Suit filed against third pharmacy

Staff Report

CHARLESTON — West Virginia Attorney General Patrick Morrisey’s lawsuit against a Raleigh County pharmacy alleges it provided nearly 5 million doses of highly addictive prescription painkillers in just seven years amid significant competition.

The lawsuit contends Crab Orchard Pharmacy Inc. dispensed 4.6 million doses of hydrocodone and oxycodone from a town of 2,678 residents, as well as a county with 32 competing pharmacies and eight medical facilities all licensed to dispense the same drugs.

“Every participant in the supply chain must guard against diversion and abuse,” Attorney General Morrisey said. “Every red flag and warning sign must be examined, and this lawsuit demonstrates my commitment to taking appropriate action when stakeholders fail to meet that standard.”

Crab Orchard Pharmacy becomes the third drug store sued in less than a month. Prior lawsuits made similar allegations against Larry’s Drive-in Pharmacy, of Madison in Boone County, and Judy’s Drug Store Inc., of Petersburg in Grant County.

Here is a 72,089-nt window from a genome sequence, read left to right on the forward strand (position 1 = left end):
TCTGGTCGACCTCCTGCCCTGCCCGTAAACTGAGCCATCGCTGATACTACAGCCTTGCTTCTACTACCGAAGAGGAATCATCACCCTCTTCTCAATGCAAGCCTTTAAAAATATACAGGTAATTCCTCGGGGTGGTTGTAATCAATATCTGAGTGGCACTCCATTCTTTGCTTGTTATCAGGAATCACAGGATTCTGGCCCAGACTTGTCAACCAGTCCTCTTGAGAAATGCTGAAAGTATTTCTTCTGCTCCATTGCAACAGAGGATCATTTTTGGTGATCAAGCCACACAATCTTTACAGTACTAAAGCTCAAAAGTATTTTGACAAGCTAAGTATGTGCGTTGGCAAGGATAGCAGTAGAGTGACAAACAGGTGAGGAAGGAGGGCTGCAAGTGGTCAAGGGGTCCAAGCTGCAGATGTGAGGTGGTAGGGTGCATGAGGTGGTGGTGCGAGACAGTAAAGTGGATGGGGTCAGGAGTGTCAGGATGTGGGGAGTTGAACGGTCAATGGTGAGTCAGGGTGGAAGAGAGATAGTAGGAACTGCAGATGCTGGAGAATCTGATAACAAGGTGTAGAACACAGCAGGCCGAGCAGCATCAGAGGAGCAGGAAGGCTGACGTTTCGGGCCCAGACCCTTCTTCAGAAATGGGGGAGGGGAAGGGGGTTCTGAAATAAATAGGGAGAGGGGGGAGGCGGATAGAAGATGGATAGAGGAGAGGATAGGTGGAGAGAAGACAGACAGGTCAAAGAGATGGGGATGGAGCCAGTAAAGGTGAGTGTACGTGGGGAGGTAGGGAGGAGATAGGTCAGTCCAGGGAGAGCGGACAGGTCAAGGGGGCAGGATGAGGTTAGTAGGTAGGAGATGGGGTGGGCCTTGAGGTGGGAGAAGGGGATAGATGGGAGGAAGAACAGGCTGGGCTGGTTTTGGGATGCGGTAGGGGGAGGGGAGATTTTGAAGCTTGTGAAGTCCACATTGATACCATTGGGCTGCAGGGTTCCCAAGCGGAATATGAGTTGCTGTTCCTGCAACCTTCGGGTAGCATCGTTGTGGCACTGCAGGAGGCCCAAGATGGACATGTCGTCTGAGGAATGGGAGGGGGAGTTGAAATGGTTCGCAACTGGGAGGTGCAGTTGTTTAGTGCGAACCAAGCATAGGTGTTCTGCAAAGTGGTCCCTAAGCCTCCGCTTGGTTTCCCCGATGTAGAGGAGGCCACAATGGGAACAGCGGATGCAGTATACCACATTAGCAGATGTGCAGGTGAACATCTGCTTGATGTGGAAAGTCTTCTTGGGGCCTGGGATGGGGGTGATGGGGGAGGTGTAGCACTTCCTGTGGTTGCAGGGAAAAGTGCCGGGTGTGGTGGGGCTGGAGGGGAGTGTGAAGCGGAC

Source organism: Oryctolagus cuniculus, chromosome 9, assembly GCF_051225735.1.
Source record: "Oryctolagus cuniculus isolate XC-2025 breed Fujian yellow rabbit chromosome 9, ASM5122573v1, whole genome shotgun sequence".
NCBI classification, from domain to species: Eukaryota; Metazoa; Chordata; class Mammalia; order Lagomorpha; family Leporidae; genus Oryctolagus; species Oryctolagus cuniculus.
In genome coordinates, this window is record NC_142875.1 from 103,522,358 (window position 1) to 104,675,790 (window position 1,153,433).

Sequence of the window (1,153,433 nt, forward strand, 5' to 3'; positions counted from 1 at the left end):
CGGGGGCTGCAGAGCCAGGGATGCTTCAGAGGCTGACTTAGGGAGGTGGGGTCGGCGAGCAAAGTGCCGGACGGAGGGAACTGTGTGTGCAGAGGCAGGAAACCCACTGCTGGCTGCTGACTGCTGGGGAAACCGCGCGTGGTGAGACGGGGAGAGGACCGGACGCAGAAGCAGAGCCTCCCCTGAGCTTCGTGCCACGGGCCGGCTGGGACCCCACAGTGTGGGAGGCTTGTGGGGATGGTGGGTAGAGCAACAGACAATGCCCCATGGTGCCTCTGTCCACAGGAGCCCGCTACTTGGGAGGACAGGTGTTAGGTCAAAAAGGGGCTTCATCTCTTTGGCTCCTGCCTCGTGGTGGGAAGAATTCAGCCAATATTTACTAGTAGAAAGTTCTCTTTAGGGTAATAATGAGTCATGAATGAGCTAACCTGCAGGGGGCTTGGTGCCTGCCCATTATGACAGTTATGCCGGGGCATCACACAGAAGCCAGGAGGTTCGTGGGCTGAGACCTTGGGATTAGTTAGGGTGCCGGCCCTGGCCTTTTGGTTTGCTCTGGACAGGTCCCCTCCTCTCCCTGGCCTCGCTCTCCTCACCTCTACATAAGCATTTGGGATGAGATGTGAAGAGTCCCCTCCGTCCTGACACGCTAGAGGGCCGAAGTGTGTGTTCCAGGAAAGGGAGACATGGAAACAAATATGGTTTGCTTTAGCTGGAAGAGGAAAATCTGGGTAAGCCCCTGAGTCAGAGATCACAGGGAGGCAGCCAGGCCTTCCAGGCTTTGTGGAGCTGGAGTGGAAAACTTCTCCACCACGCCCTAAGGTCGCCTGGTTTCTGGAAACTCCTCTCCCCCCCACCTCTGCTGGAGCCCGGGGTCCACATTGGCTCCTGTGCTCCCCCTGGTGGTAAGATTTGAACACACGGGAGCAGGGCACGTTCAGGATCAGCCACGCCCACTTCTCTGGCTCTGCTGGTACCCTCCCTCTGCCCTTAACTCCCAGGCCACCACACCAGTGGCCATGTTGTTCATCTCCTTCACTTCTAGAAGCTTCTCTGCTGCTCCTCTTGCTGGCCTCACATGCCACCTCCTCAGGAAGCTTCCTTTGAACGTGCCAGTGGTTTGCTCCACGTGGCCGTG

The Crab Orchard lawsuit, filed Wednesday in Raleigh Circuit Court, alleges it failed to identify suspicious prescriptions or determine whether it dispenses a suspicious number of pills.

The eight-count civil complaint charges Crab Orchard Pharmacy with violations of the state’s Controlled Substance Act as well as its Consumer Protection and Credit Act, along with unfair methods of competition, negligence, unjust enrichment, creating a public nuisance and intentional acts and omissions.

The Attorney General seeks an injunction, civil penalties and punitive damages.

Read a copy of the complaint at:

Staff Report


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